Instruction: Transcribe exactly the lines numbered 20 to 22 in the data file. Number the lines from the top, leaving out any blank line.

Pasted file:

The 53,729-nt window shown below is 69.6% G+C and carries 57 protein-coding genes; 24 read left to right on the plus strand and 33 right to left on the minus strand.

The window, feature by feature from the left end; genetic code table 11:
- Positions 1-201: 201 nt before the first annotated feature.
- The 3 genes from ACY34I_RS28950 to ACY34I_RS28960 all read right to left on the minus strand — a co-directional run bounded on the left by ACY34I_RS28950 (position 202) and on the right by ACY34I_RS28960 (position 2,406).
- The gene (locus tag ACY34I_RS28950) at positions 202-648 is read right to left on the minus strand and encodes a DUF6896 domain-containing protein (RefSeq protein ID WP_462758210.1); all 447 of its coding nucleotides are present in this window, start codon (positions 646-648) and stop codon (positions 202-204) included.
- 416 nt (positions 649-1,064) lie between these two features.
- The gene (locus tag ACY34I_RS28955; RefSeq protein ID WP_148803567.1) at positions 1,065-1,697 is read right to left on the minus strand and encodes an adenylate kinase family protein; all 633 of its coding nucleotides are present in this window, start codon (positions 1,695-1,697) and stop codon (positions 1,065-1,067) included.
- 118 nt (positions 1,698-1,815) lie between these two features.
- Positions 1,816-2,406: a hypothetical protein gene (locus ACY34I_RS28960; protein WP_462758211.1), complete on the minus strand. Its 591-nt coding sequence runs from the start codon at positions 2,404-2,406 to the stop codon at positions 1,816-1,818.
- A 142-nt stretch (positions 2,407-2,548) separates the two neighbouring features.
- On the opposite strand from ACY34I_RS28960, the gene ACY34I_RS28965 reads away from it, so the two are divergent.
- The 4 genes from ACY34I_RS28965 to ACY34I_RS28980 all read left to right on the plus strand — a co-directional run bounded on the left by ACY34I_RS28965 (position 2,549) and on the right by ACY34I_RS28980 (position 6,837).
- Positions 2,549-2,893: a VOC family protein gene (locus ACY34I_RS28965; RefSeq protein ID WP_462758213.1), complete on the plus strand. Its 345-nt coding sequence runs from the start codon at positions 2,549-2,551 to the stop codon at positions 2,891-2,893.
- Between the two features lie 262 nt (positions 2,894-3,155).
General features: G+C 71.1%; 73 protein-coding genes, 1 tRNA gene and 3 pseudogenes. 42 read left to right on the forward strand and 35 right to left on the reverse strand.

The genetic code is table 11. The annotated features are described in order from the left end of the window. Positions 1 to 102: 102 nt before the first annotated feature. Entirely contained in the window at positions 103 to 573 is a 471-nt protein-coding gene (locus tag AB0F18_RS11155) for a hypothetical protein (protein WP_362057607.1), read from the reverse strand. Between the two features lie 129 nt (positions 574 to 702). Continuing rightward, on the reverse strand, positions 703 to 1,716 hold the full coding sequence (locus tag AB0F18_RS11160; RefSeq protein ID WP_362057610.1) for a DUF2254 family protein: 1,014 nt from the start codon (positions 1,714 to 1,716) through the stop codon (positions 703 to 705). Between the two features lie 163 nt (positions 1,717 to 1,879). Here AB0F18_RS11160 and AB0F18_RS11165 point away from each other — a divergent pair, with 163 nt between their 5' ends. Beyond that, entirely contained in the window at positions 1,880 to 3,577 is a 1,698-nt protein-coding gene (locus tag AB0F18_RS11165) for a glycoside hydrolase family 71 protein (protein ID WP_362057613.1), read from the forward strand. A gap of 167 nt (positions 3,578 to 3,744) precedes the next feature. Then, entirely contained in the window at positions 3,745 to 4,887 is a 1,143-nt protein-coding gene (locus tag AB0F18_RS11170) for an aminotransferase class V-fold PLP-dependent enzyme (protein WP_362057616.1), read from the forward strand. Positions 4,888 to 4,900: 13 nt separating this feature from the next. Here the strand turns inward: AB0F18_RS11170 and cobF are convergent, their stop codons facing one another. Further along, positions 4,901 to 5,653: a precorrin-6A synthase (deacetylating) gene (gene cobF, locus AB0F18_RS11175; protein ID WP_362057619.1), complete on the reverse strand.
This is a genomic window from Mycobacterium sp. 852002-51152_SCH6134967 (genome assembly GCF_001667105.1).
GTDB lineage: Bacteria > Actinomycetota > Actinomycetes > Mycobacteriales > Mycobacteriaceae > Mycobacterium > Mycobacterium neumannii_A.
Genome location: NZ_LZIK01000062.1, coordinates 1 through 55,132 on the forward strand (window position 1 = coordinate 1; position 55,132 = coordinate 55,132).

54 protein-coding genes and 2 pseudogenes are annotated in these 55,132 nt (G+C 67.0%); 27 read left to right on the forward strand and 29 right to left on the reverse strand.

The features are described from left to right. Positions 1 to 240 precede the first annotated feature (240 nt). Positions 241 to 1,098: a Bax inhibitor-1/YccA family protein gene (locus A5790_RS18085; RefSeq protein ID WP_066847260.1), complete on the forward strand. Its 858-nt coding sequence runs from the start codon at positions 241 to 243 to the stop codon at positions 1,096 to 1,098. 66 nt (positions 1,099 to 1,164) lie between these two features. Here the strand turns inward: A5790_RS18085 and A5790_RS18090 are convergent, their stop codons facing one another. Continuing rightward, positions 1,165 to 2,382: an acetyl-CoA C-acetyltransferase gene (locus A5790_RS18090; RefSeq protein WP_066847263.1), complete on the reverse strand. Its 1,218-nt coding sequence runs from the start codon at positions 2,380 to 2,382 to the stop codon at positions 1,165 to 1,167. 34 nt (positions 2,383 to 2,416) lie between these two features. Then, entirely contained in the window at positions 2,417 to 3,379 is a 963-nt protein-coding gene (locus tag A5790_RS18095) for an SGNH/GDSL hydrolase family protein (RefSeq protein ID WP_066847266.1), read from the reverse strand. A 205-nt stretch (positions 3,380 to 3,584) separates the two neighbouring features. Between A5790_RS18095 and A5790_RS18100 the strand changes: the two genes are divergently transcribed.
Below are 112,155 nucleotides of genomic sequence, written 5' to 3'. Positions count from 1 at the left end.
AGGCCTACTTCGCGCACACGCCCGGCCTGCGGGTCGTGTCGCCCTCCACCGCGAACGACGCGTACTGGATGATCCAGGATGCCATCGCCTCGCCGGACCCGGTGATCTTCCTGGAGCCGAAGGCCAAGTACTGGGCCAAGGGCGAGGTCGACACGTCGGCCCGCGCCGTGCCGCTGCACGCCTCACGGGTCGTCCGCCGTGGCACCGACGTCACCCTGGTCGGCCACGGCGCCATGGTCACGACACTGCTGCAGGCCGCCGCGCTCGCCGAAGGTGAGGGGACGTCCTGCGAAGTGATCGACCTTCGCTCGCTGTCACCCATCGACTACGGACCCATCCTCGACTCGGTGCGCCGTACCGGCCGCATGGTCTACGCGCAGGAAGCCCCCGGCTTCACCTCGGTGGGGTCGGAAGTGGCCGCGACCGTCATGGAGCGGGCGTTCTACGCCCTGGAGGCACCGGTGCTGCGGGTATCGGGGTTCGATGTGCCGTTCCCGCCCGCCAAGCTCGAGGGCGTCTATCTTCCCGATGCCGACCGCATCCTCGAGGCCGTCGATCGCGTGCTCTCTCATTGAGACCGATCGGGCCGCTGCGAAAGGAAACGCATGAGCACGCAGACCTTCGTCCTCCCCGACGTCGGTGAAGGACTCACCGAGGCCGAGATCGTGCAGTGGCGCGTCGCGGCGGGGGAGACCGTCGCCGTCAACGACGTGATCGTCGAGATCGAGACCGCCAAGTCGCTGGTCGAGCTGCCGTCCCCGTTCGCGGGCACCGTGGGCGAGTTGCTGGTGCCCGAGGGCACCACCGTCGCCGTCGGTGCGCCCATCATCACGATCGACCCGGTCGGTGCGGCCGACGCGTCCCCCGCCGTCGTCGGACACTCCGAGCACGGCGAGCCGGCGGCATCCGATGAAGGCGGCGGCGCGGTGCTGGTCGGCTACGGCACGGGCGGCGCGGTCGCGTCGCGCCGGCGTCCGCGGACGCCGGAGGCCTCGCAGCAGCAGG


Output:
54 protein-coding genes and 2 pseudogenes are annotated in these 55,132 nt (G+C 67.0%); 27 read left to right on the forward strand and 29 right to left on the reverse strand.

The features are described from left to right. Positions 1 to 240 precede the first annotated feature (240 nt). Positions 241 to 1,098: a Bax inhibitor-1/YccA family protein gene (locus A5790_RS18085; RefSeq protein ID WP_066847260.1), complete on the forward strand. Its 858-nt coding sequence runs from the start codon at positions 241 to 243 to the stop codon at positions 1,096 to 1,098. 66 nt (positions 1,099 to 1,164) lie between these two features. Here the strand turns inward: A5790_RS18085 and A5790_RS18090 are convergent, their stop codons facing one another. Continuing rightward, positions 1,165 to 2,382: an acetyl-CoA C-acetyltransferase gene (locus A5790_RS18090; RefSeq protein WP_066847263.1), complete on the reverse strand. Its 1,218-nt coding sequence runs from the start codon at positions 2,380 to 2,382 to the stop codon at positions 1,165 to 1,167. 34 nt (positions 2,383 to 2,416) lie between these two features. Then, entirely contained in the window at positions 2,417 to 3,379 is a 963-nt protein-coding gene (locus tag A5790_RS18095) for an SGNH/GDSL hydrolase family protein (RefSeq protein ID WP_066847266.1), read from the reverse strand. A 205-nt stretch (positions 3,380 to 3,584) separates the two neighbouring features. Between A5790_RS18095 and A5790_RS18100 the strand changes: the two genes are divergently transcribed.
Below are 112,155 nucleotides of genomic sequence, written 5' to 3'. Positions count from 1 at the left end.